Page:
Warriors come out to play at Golden Gloves
BOXING: A dedicated seven-strong Warrior Boxing Gym team tested its skills at the annual Golden Gloves at a packed Acacia Ridge Hotel from August 22-25.
The Springfield-based fighters punched well above their weight at the state's premier tournament featuring 450 boxers from all around Australia and as far afield as New Caledonia, New Zealand, Germany and the United Kingdom.
Some 60 bouts were held per day in two separate rings in front of a crowd of several hundred.
In a coup for the talent-rich squad, three of its most promising fought their way to gold, including 21-year-old 91kg orthodox brawler Justen Rana, 11-year-old 40kg southpaw Oscar Black and 15-year-old 88kg orthodox Ryan Ropati.
Fighting a quarter final, semi-final and final over four days, Rana was unstoppable. He typically fights at 81kg but returned to training later this season and it was thought cutting so much weight would be detrimental as he eases back into the sport.
Diminutive Black entered a straight final and earned a unanimous decision in all three rounds.
Heavy-hitting Ropati fought a semi and final. He stopped his first opponent in two rounds and ended the title bout inside one round. Previously weighing in at 100kg, Ropati has worked relentlessly to shred the pounds and his efforts are paying dividends.
Collecting silver medals were Yandall Fatialofa and Noah Stewart.
At 91kg Fatiolofa was the only entrant in his youth class. He stepped up to face a 120kg man mountain and did not take a backward step. Despite his gallant performance, his coach threw in the towel in the second round as he became overwhelmed by his rival's sheer size.
Weighing in at under 38kg, 12-year-old Stewart excelled, only to be bested in the gold medal stoush by an athlete from the United Kingdom's Team Divine, which brought seven boxers and cleaned up with many heading home victorious.
Other Warrior Gym boxers to deliver committed performances included 21-year-old 81kg Connor Fatialofa and 11-year-old 36kg Nathanael Bonner.
Both orthodox fighters hold their heads high. Fatilofa went down in the quarter final in a split decision to the eventual champion. Battling illness, an under the weather Bonner fell in the second round of his quarter final.
A former amateur county title holder hailing from Hull City in the UK, coach Johnny Black said he was stoked with the results and this was the most talented young team he had managed since settling in Australia six years ago.
He said fighting at such a high level in front of so many spectators had been a daunting proposition but his charges had all risen to the occasion.
"It is still early days but they are all showing promise,” he said.
"They train hard every day and they are looking to further their careers. They're very focused.”
Carpenter by trade, Black, 40, started the group in November 2012 after relocating from England. Boxing is his passion and he is an AIBA Star 2 accredited coach which qualifies him to take fighters to the Olympics.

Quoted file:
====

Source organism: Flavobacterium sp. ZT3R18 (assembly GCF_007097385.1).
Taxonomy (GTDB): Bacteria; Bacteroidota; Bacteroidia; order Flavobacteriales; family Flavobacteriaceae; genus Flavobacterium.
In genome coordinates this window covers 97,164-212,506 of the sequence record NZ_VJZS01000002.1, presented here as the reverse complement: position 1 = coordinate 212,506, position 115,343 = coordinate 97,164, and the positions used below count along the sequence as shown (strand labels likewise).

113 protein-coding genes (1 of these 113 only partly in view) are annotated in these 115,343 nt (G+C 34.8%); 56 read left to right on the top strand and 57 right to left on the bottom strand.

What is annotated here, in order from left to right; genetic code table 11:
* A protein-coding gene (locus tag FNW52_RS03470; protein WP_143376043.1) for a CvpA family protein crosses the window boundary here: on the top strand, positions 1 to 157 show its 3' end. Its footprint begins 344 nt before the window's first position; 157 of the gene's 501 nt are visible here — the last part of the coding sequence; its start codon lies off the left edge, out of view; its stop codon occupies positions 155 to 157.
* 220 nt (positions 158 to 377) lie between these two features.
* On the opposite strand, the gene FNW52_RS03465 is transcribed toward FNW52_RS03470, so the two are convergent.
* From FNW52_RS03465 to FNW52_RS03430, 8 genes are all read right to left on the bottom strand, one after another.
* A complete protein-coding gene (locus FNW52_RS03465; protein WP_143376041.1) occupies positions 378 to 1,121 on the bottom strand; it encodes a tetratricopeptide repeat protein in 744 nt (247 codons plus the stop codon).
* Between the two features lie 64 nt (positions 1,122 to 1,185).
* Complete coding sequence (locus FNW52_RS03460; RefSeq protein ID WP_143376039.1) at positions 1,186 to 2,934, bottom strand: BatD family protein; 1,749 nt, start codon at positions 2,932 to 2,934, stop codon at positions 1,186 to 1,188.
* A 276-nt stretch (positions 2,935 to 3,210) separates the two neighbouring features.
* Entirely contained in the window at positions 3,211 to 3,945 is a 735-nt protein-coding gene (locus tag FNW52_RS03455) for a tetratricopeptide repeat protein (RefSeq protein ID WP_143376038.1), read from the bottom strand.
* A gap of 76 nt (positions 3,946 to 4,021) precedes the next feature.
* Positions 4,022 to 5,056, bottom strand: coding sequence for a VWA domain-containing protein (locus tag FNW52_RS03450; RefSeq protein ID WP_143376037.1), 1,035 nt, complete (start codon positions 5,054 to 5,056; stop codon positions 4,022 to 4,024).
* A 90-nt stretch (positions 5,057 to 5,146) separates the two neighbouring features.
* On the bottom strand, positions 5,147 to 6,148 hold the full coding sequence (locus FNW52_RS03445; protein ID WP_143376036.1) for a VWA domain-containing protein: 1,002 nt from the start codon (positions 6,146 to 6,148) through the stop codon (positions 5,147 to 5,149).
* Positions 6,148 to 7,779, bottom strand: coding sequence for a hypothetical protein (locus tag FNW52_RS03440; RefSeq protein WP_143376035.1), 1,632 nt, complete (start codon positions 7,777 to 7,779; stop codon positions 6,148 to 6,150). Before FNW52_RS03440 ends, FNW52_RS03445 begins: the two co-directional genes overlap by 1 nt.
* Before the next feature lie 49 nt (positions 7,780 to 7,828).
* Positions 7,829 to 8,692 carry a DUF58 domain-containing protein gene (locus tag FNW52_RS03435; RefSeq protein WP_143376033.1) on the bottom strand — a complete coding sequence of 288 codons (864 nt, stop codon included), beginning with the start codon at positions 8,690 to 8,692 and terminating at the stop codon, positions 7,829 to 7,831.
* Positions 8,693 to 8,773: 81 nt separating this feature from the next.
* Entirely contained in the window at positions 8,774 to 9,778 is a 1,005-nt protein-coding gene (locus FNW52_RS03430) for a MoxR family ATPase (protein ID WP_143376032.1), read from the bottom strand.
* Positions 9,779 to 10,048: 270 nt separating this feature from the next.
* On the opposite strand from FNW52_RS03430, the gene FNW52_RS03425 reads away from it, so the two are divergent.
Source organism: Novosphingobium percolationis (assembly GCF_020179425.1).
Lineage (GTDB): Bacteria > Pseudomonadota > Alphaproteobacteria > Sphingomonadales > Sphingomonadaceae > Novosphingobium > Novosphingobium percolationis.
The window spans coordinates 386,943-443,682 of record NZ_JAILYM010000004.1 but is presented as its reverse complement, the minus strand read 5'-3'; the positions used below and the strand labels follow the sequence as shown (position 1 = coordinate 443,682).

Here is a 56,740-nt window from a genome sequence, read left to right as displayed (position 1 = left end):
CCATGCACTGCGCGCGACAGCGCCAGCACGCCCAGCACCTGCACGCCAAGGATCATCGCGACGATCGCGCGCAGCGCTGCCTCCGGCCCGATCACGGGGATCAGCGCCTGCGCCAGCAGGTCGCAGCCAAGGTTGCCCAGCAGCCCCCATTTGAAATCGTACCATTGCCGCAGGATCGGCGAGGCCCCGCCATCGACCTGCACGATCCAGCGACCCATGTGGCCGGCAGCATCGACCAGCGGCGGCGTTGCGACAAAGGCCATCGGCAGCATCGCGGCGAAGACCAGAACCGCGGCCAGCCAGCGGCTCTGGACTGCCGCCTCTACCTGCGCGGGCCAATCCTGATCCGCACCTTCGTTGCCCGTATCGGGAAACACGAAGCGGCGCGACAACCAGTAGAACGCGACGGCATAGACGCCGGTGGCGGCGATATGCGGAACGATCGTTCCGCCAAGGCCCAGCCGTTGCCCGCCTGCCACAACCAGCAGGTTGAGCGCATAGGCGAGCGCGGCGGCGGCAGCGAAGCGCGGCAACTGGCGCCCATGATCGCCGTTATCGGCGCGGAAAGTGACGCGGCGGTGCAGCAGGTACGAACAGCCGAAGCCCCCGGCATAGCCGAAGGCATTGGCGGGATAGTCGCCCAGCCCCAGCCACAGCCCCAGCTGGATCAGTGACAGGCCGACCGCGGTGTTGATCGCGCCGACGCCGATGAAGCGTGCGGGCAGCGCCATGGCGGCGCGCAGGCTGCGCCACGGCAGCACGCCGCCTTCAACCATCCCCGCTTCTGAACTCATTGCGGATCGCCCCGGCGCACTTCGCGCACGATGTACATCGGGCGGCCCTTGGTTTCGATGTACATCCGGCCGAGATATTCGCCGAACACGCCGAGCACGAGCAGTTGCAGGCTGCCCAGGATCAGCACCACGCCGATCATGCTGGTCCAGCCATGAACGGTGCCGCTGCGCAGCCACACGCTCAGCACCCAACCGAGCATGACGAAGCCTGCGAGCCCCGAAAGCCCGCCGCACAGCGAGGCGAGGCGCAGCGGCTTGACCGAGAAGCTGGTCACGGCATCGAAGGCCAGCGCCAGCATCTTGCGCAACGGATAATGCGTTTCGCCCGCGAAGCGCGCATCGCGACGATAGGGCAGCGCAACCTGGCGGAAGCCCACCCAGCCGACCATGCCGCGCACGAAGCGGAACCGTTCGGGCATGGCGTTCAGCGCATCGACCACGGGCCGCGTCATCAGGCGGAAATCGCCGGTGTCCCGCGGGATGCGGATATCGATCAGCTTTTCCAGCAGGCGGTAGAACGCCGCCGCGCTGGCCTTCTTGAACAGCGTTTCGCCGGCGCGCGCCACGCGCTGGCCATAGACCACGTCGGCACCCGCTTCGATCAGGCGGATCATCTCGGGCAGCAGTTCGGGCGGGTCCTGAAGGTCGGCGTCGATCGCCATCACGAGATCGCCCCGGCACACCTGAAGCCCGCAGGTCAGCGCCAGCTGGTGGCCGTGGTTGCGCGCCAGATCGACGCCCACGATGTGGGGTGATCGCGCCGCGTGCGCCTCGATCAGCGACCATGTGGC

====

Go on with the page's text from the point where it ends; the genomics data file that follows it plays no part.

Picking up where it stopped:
The Warrior team's top fighter is Boe Warawara. He represented Vanuatu at the Gold Coast Commonwealth Games and has an Olympic scholarship to help him reach the Tokyo 2020 Olympic Games.
Black said having a stable of dedicated fighters who were all capable of progressing to the professional ranks pushed each individual to break through the pain barrier.
"It is in individual sport but it does help training with others in the gym with drive,” he said.
"It pushes the others to follow suit. We just need to keep the momentum going now.”
Coming up next for the Warrior Boxing team is the Under-19 Queensland State Titles at Acacia Ridge from September 13-15.
Black expects the state champs to be a learning curve for his inexperienced competitors but said they would do their best.
"I wouldn't be surprised if they gave a few opponents a shock,” he said.
"They will be up against it but they won't be out of their depth.”
Black said the group incorporated a variety of training to break the cycle of repetition and keep the at times gruelling sport interesting.
He said coaching initially focused on setting the necessary foundations of technique and skill before moving onto increasing speed and finally achieving maximum power.
"We do a lot of drills and partner work,” he said.
"It is all related to balance.”
Black said a lot of people were deterred from trying boxing because they felt they would be pressured into fighting competitively.
He said this was absolutely not the case and people who just wanted to try their hand, improve their fitness or develop discipline and get back on the straight and narrow were welcome.
He said the sport of boxing was growing in Australia and he encouraged anyone interested to get involved.
Those interested can contact Johnny Black on 0411 629 300.
The Warrior Boxing club thanked ME24 for allowing it to use its gym.